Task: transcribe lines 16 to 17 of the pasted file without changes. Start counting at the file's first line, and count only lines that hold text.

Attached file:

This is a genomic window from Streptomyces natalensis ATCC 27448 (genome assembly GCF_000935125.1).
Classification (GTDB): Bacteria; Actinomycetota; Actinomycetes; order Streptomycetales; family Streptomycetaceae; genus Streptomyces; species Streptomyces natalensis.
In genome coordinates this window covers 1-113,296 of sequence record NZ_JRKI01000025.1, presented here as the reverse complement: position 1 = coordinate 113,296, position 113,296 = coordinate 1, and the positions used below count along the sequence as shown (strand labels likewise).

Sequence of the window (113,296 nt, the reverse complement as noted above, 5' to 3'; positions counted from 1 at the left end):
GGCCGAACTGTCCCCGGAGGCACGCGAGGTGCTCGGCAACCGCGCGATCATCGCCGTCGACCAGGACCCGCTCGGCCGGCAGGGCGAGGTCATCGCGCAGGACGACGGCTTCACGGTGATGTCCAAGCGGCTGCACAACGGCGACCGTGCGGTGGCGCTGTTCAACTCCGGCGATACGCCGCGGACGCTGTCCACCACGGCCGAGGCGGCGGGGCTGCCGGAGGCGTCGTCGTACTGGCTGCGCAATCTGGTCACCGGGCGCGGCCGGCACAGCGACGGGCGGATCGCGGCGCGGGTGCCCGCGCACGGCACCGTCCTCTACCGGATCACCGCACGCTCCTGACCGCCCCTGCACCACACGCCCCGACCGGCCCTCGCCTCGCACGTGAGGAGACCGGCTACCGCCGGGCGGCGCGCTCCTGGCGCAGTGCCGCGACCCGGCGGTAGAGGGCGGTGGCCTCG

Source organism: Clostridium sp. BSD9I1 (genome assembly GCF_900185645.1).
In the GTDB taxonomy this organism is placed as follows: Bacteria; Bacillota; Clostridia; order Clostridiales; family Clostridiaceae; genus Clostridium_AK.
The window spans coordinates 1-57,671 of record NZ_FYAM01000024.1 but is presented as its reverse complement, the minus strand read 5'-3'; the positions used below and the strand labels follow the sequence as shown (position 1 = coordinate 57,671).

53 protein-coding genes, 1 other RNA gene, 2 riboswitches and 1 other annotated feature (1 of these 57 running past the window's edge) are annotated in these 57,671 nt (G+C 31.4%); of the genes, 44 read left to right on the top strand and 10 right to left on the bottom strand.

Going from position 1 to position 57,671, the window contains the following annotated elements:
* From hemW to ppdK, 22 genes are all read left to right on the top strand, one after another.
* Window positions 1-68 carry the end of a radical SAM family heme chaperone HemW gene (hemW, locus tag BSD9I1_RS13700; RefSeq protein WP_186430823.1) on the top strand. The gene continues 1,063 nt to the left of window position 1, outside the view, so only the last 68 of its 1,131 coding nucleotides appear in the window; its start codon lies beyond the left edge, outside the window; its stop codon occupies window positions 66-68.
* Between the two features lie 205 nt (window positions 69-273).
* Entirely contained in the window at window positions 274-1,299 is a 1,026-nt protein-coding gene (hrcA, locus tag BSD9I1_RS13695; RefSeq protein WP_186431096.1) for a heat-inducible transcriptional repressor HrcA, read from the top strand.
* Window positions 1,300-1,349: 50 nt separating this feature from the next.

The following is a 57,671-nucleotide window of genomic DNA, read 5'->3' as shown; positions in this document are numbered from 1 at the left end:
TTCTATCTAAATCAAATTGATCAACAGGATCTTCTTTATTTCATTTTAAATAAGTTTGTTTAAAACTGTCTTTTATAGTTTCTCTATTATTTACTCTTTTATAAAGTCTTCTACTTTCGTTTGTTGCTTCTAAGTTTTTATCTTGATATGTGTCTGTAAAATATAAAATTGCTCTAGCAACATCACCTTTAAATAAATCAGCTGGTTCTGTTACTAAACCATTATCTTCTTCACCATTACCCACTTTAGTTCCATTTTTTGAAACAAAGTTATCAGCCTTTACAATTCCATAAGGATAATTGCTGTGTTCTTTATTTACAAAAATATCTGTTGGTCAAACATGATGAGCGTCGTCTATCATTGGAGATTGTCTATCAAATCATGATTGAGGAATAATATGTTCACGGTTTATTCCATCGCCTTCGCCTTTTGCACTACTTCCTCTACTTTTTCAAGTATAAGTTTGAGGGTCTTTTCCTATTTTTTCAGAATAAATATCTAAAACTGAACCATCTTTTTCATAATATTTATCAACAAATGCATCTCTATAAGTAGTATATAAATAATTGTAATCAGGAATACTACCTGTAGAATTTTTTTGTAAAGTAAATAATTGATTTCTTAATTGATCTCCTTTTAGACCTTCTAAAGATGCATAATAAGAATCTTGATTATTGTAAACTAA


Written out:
The following is a 57,671-nucleotide window of genomic DNA, read 5'->3' as shown; positions in this document are numbered from 1 at the left end:
TTCTATCTAAATCAAATTGATCAACAGGATCTTCTTTATTTCATTTTAAATAAGTTTGTTTAAAACTGTCTTTTATAGTTTCTCTATTATTTACTCTTTTATAAAGTCTTCTACTTTCGTTTGTTGCTTCTAAGTTTTTATCTTGATATGTGTCTGTAAAATATAAAATTGCTCTAGCAACATCACCTTTAAATAAATCAGCTGGTTCTGTTACTAAACCATTATCTTCTTCACCATTACCCACTTTAGTTCCATTTTTTGAAACAAAGTTATCAGCCTTTACAATTCCATAAGGATAATTGCTGTGTTCTTTATTTACAAAAATATCTGTTGGTCAAACATGATGAGCGTCGTCTATCATTGGAGATTGTCTATCAAATCATGATTGAGGAATAATATGTTCACGGTTTATTCCATCGCCTTCGCCTTTTGCACTACTTCCTCTACTTTTTCAAGTATAAGTTTGAGGGTCTTTTCCTATTTTTTCAGAATAAATATCTAAAACTGAACCATCTTTTTCATAATATTTATCAACAAATGCATCTCTATAAGTAGTATATAAATAATTGTAATCAGGAATACTACCTGTAGAATTTTTTTGTAAAGTAAATAATTGATTTCTTAATTGATCTCCTTTTAGACCTTCTAAAGATGCATAATAAGAATCTTGATTATTGTAAACTAA